Together, the women reflect on the disparities and universalities of women in contemporary Israel. Rotem balances these complex issues with nimble filmmaking without appearing too optimistic or pessimistic about any situation. When you think the film could not get any more nuanced, Rotem throws in a fascinating examination of filmmaking and classroom ethics that might be the perfect companion piece to Nathan Fielder’s docuseries, The Rehearsal. Set in a classroom, Cinema Sabaya asks where cinema ends and real life begins — or if there is any actual divide. As the film closes, the viewer is assured of both the power and potential of cinema and women. 8:30 p.m. Monday, January 16, at Miami Theater Center and 8 p.m. Wednesday, January 25, at Coral Gables Art Cinema. Streaming online January 17-25.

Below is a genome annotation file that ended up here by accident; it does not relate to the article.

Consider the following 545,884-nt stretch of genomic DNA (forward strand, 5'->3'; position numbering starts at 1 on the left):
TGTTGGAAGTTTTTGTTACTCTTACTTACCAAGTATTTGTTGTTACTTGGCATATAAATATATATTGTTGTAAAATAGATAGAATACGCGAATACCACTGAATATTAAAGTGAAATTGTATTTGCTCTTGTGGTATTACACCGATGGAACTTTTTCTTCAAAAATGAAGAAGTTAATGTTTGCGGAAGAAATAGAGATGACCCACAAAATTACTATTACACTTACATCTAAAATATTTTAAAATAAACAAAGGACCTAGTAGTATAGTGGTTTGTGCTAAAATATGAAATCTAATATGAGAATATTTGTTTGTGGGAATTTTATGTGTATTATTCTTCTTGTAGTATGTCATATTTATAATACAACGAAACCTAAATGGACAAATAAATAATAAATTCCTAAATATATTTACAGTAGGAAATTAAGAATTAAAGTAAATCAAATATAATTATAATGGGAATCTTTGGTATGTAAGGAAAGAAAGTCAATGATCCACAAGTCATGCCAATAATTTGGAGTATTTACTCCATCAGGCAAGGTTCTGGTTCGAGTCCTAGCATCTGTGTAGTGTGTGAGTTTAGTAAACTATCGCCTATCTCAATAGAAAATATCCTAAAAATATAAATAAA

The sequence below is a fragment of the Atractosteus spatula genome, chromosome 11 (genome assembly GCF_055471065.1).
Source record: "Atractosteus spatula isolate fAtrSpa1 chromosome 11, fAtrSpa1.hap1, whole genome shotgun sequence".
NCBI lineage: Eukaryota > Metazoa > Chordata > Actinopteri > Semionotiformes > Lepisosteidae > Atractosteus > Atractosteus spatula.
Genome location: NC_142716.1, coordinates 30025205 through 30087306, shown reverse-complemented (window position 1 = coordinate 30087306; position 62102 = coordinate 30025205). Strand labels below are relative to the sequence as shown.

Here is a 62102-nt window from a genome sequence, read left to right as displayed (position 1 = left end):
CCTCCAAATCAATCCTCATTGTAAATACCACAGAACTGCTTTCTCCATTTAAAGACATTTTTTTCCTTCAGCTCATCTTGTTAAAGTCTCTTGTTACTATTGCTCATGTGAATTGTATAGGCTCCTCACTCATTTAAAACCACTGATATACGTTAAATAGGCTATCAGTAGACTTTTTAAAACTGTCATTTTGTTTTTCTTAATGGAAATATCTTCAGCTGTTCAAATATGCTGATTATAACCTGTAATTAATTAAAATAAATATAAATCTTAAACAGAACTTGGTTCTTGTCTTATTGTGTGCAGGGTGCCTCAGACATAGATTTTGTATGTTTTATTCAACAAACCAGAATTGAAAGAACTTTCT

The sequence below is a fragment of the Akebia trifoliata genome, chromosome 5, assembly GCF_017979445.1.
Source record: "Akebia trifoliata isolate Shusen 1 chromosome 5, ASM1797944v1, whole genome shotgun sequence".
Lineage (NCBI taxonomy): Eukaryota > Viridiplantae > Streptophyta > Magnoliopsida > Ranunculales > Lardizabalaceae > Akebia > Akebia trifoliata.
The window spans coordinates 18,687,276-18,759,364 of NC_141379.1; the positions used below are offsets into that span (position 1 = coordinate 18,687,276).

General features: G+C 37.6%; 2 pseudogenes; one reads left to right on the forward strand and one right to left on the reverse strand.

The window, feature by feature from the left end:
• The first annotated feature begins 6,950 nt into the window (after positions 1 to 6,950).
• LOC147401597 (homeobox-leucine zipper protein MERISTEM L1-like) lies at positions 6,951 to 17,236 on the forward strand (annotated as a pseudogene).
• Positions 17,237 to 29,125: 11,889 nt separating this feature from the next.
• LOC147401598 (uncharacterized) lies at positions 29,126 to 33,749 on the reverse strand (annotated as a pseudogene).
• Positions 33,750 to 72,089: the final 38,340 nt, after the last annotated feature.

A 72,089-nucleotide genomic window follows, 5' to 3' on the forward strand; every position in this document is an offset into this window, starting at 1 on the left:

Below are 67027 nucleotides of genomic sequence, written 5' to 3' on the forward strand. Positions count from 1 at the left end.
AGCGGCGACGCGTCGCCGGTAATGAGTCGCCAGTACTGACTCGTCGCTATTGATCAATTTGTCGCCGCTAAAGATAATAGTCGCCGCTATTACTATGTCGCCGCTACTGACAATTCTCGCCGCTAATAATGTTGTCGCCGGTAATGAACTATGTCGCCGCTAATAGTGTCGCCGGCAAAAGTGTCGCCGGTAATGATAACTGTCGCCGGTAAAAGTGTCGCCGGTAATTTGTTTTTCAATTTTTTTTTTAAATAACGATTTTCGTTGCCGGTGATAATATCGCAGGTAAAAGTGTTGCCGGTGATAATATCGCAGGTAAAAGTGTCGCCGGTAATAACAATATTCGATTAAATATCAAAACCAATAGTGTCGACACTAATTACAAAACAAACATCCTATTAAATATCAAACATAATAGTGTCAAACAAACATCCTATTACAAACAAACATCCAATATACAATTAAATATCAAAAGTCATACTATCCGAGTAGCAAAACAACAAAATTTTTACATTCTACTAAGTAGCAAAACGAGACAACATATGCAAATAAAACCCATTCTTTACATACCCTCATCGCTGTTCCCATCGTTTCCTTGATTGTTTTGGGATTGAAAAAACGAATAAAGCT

Other People's ChildrenFew films have captured children's unique magnetism or casual cruelty as beautifully as French filmmaker Rebecca Zlotowski's Other People's Children. A delightful slice of life that perfectly balances romantic drama with romantic comedy and provides sublime observations about yearning for intimacy and family while feeling perpetually at a distance. Rachel (Virginie Efira), a 40-year-old teacher with no children, meets and falls in love with Ali (Roschdy Zem) and discovers an added complication when she meets and falls in love with his young daughter Leila (Callie Ferreira-Goclaves).
Zlotowski reaches new heights with her fifth feature by mining her life for inspiration. This introspective autofiction gives the film emotional honesty — both heft and levity — that reflects real life. In Other's People Children, Zlotowski fully extracts all the heartache and joy from the material resulting in a film that can only be described as charmant.